As I returned to the office, the telephone rang. It was a customer with whom I could joke and chat, so I played happy cheery J.D. again. But when I sat down to talk with Raymond, I was dour, serious J.D. He seemed to get the point.
"Well," he said. "I guess we should sign the contract."
"Yes, that's a good idea," I said.
I signed and initialed a couple pages. When we got to the last page, he said, "Now you're sure you don't want to consider the internet directory?" I had to look at his face to tell if he was being serious. He was.
"No," I said. "We're not interested."
We finished the deal, and I led him to the door. "Thank you so much, J.D., it was a pleasure to meet you. It was great to get out here and see this beautiful land. You sure have a great business. Take care!"
I sat at my desk to process some quotes. I had been working for about five minutes, and was getting up to use the fax machine, when Raymond appeared at the door.
"Pardon me, J.D.," he said, "But I thought I should let you know that you can change your mind at any time about the internet directory. It's not like the print directory where there's a deadline. We can insert your listing into the online directory any time."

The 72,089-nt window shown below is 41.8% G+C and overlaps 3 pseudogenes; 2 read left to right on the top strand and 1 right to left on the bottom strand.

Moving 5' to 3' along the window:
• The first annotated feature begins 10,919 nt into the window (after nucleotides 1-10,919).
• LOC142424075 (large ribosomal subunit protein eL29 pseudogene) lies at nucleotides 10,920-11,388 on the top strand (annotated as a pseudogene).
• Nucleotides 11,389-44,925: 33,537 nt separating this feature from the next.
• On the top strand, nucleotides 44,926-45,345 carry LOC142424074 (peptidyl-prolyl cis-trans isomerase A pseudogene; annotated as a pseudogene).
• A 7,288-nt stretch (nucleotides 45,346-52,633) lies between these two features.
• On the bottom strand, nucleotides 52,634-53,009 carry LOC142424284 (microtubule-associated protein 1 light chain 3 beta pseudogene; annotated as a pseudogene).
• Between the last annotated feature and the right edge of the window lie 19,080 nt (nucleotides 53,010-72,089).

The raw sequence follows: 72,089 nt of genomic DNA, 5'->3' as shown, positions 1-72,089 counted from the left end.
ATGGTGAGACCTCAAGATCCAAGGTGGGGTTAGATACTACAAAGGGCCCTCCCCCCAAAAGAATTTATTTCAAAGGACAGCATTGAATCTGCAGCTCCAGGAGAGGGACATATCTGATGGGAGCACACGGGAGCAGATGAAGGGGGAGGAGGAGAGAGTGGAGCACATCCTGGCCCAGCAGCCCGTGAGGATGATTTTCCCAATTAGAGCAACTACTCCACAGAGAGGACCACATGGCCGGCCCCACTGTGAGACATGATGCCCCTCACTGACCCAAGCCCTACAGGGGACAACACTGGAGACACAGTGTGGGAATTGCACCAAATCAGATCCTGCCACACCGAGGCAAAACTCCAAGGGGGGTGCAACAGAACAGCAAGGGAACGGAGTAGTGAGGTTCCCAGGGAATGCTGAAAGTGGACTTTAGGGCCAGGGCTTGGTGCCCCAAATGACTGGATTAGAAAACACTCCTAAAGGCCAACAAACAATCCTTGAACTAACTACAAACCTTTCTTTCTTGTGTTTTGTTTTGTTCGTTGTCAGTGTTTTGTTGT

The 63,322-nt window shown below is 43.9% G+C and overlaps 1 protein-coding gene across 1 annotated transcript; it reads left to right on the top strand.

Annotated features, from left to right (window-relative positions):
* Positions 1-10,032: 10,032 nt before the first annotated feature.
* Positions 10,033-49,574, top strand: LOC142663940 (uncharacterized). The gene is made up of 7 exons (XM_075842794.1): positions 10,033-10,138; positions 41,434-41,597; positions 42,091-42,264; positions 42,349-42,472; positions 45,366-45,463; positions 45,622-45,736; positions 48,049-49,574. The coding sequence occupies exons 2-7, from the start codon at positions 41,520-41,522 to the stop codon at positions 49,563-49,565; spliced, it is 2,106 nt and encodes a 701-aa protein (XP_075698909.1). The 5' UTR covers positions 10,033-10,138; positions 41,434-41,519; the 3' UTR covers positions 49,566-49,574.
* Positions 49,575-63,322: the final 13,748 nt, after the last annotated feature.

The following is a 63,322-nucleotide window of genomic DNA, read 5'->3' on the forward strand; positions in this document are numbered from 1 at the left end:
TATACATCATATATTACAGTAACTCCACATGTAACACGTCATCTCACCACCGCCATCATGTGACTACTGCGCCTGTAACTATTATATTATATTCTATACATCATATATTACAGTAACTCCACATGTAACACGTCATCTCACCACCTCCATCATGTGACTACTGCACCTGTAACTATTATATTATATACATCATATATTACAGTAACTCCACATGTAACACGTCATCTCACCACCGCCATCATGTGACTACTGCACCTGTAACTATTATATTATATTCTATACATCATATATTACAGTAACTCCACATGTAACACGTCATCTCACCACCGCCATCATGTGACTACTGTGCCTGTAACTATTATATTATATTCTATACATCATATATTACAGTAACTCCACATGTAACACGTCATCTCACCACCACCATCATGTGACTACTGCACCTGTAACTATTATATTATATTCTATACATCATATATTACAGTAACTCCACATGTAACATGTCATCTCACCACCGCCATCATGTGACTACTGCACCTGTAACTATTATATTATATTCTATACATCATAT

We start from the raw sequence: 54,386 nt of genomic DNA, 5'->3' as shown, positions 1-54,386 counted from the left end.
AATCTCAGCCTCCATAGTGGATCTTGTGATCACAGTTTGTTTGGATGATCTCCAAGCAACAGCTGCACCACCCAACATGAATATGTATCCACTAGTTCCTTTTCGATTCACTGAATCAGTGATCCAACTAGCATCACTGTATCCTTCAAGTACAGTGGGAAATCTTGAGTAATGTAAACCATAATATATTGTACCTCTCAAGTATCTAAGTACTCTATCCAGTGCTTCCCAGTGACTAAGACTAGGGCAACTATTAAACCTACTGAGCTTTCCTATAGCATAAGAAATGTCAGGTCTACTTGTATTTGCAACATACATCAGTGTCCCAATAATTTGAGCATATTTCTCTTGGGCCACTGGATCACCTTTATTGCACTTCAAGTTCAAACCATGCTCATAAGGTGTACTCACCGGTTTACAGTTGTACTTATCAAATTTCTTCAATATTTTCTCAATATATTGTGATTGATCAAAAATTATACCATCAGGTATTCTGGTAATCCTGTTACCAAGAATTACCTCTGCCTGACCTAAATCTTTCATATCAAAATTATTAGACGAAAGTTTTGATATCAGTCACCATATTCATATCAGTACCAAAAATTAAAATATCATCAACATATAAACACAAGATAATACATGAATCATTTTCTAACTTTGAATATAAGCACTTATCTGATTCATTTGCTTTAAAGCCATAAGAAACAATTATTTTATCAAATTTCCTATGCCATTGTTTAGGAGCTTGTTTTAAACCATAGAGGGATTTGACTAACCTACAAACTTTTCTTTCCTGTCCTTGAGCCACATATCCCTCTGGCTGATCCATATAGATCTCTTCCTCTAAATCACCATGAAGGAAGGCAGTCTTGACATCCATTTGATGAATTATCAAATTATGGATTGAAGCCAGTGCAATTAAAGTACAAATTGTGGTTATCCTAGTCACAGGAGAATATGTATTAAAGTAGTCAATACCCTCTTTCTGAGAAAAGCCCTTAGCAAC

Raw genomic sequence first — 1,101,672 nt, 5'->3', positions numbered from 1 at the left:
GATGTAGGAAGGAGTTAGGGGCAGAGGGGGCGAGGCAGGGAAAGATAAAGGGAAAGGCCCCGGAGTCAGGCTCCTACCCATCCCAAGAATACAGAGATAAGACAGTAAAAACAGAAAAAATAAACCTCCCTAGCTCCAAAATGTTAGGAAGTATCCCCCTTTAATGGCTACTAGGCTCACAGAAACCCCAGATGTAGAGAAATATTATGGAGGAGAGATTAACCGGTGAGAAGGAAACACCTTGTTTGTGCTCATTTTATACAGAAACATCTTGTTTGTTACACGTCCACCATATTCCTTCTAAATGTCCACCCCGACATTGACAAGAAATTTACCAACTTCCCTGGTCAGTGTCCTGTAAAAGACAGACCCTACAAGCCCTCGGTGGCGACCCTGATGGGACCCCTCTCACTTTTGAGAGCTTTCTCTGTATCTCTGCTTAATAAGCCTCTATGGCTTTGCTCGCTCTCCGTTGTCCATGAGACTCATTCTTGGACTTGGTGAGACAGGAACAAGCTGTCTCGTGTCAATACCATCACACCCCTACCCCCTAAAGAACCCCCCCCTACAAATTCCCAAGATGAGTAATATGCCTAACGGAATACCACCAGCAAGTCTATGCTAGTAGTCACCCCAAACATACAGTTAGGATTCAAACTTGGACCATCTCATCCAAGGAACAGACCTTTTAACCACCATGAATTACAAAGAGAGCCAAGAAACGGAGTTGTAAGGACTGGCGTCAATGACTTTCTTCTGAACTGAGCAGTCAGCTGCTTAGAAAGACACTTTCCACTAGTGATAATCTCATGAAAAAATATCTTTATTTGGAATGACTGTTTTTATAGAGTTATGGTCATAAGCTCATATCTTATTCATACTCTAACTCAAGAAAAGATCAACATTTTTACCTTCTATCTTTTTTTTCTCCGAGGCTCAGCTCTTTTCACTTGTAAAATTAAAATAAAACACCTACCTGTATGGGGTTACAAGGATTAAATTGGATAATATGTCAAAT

"Okay," I said. "I'll keep that in mind."
He left. I finished my quotes and wheeled over to write up a weblog entry. I had been writing for twenty minutes when all of a sudden Raymond was by my side. "What the hell," I thought to myself. What planet was this guy from?
"Pardon me, J.D. But I forgot to give you these flyers. This flyer describes your contract. It's the same one you get every year. And this flyer describes the internet program. It'll give you a better idea of what it can do for you and your business."
I couldn't believe my ears. "Look," I said. "We're not interested. That's it. We're just not interested."